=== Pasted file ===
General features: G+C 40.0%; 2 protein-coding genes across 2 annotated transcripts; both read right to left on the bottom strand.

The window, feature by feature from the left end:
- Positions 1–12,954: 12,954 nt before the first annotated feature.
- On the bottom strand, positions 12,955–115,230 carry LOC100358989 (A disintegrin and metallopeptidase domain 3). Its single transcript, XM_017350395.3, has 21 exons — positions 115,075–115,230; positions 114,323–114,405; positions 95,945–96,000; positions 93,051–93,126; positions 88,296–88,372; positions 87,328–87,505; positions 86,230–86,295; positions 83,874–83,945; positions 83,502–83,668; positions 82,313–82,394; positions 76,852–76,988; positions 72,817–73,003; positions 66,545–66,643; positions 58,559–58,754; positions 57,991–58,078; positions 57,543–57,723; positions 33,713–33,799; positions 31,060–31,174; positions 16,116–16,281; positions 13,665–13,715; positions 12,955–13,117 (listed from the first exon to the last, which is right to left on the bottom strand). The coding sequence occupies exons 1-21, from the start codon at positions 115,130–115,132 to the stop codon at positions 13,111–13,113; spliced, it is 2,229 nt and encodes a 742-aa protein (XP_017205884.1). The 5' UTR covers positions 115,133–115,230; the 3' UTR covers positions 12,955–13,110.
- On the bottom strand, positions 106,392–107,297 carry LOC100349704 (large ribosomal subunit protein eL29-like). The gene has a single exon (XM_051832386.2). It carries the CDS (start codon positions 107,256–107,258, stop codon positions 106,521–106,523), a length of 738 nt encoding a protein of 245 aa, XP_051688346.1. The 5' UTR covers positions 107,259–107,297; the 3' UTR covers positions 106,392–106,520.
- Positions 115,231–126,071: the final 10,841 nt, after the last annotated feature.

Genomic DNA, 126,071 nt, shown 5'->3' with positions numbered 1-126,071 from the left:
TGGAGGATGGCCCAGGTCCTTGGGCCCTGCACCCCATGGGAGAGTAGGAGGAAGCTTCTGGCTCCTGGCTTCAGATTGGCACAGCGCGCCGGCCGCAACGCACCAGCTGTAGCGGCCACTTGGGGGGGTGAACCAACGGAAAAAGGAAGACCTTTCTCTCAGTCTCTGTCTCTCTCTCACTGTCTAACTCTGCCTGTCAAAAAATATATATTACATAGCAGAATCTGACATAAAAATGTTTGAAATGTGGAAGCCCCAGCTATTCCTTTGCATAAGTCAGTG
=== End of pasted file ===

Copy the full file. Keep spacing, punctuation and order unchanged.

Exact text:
General features: G+C 40.0%; 2 protein-coding genes across 2 annotated transcripts; both read right to left on the bottom strand.

The window, feature by feature from the left end:
- Positions 1–12,954: 12,954 nt before the first annotated feature.
- On the bottom strand, positions 12,955–115,230 carry LOC100358989 (A disintegrin and metallopeptidase domain 3). Its single transcript, XM_017350395.3, has 21 exons — positions 115,075–115,230; positions 114,323–114,405; positions 95,945–96,000; positions 93,051–93,126; positions 88,296–88,372; positions 87,328–87,505; positions 86,230–86,295; positions 83,874–83,945; positions 83,502–83,668; positions 82,313–82,394; positions 76,852–76,988; positions 72,817–73,003; positions 66,545–66,643; positions 58,559–58,754; positions 57,991–58,078; positions 57,543–57,723; positions 33,713–33,799; positions 31,060–31,174; positions 16,116–16,281; positions 13,665–13,715; positions 12,955–13,117 (listed from the first exon to the last, which is right to left on the bottom strand). The coding sequence occupies exons 1-21, from the start codon at positions 115,130–115,132 to the stop codon at positions 13,111–13,113; spliced, it is 2,229 nt and encodes a 742-aa protein (XP_017205884.1). The 5' UTR covers positions 115,133–115,230; the 3' UTR covers positions 12,955–13,110.
- On the bottom strand, positions 106,392–107,297 carry LOC100349704 (large ribosomal subunit protein eL29-like). The gene has a single exon (XM_051832386.2). It carries the CDS (start codon positions 107,256–107,258, stop codon positions 106,521–106,523), a length of 738 nt encoding a protein of 245 aa, XP_051688346.1. The 5' UTR covers positions 107,259–107,297; the 3' UTR covers positions 106,392–106,520.
- Positions 115,231–126,071: the final 10,841 nt, after the last annotated feature.

Genomic DNA, 126,071 nt, shown 5'->3' with positions numbered 1-126,071 from the left:
TGGAGGATGGCCCAGGTCCTTGGGCCCTGCACCCCATGGGAGAGTAGGAGGAAGCTTCTGGCTCCTGGCTTCAGATTGGCACAGCGCGCCGGCCGCAACGCACCAGCTGTAGCGGCCACTTGGGGGGGTGAACCAACGGAAAAAGGAAGACCTTTCTCTCAGTCTCTGTCTCTCTCTCACTGTCTAACTCTGCCTGTCAAAAAATATATATTACATAGCAGAATCTGACATAAAAATGTTTGAAATGTGGAAGCCCCAGCTATTCCTTTGCATAAGTCAGTG